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All hail the Queen!
My gold dress drapes the floor as I approach, taking my seat beside the King of all creation. He's called me forward, invited me into His throne room. I'm blessed and embarrassed. I haven't seen Him all week. With only a slight tiara adjustment, I stand before the King and step onto a tiny, tiny scale .
"Tracey! Don't you hear this baby crying out here? You've been in that bathroom for, like, an hour! And now you're in there screaming? What's that about?"
The heavenly throne room faded. My velvet gown became a pink terry-cloth bathrobe. The toilet in my secret bathroom, the only one of the six lavatories in my home far enough away from my bedroom for me to feel safe enough to step on a scale, was no longer my throne. The overhead fan, which usually drowned out my screams when I stepped on the scale, must have finally failed. It was my favorite and most dreaded day of the week.
Church with my mother-in-law and weigh-in day wrapped into one morning. And after months of escape in my purple bathroom, my husband had found me out. Was nothing sacred?
"Coming!" I grabbed my throat, realizing that I was still speaking in my regal tone. I paused in front of the mirror and removed the plastic crown my friends gave me for my last birthday. No time to remove the face paint or the body glitter, though. Oh well. After almost two years of marriage, Ryan should know that I'm a little crazy by now, shouldn't he?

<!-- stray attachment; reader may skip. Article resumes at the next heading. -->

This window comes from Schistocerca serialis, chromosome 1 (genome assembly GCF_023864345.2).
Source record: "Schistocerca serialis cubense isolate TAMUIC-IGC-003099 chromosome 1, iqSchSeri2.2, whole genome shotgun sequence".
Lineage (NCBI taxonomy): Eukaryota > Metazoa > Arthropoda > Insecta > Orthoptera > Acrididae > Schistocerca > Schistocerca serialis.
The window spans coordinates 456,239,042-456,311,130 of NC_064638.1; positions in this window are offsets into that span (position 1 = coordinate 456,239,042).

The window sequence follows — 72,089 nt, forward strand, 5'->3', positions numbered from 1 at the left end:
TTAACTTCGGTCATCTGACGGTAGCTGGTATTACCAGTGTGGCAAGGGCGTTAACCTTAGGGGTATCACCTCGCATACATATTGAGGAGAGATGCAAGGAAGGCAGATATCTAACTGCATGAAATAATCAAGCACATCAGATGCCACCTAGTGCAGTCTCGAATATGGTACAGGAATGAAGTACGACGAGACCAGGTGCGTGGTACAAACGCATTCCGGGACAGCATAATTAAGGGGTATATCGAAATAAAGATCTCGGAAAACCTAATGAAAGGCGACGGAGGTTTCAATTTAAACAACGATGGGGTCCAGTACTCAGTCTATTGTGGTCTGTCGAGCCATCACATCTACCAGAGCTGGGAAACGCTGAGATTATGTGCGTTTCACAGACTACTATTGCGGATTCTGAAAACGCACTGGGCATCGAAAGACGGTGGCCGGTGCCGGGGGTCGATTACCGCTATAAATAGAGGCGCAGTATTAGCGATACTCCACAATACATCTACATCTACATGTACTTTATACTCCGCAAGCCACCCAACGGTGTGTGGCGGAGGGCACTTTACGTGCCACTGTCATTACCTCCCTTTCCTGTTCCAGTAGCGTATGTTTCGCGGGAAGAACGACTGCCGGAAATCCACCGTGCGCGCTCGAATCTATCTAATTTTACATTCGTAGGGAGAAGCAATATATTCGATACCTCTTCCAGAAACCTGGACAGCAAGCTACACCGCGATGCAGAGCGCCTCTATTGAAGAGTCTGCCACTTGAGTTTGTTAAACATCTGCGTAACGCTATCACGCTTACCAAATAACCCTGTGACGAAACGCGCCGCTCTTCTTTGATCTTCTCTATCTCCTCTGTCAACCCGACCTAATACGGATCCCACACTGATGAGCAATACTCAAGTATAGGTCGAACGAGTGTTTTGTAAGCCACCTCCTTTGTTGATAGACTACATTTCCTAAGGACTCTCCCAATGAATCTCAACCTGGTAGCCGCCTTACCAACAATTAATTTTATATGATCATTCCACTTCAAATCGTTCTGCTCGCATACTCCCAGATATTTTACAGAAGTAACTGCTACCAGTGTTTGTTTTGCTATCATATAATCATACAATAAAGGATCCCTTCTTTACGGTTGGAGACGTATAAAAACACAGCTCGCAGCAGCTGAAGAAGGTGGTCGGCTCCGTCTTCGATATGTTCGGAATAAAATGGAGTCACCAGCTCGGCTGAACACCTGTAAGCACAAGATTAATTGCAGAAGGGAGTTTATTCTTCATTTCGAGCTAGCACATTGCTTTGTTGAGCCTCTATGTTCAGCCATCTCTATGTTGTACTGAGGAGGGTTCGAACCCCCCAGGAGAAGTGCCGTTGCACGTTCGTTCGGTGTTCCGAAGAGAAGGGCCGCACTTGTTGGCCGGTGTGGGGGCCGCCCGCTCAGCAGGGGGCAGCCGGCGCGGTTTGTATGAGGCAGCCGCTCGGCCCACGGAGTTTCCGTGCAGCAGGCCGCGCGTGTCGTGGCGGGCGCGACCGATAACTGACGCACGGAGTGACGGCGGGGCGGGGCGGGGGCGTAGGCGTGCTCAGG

Armed with a wet washrag, I scurried out of my secret room, scrubbing my face like a dingy wall as I went. By the time I reached my bedroom on the other side of the house, my husband was snoring, with Lily, my baby daughter, resting on his chest. Isighed with satisfaction at the sight of them. As I tiptoed back to my retreat, though, I groaned at the sight of myself in the hall mirror. Despite my spa treatments, not much had changed.
I'm no queen. I'm not even a princess. I'm just Tracey Blackman, a fat girl from Illinois.
Stop it. You are not fat anymore.
Okay, well, I used to be a fat girl. Sometimes I feel like I still am, like I'm one Oreo away from inflating into a balloon and floating out my window.
I wondered if my husband would notice.
My baby girl would notice, though, since I'd be taking her favorite sources of sustenance, also known as "the girls," which were currently overflowing my nursing bra, with me. (I like that word, sustenance. It's so purposeful. Don't you think?) Since I've got the booby juice and because I know that Ryan really loves me, I'll forgo the Oreo and settle for my life as a slightly lumpy postpartum person. I read that in a parenting magazine over the weekend, that men can get postpartum depression too, so the term should apply to "post-partum people." I canceled my subscription after that, though the laughing fit did keep me from finishing a pint of ice cream that I hadn't realized I was even eating.
That's how I became a fat girl, silently polishing off the ends of cartons and bottoms of boxes like an efficient little machine. My grandmother taught me not to waste anything. Perhaps I internalized that message a little too deeply. I wish she'd lived long enough to see me at this size, let alone the size-six wedding dress packed up in the attic.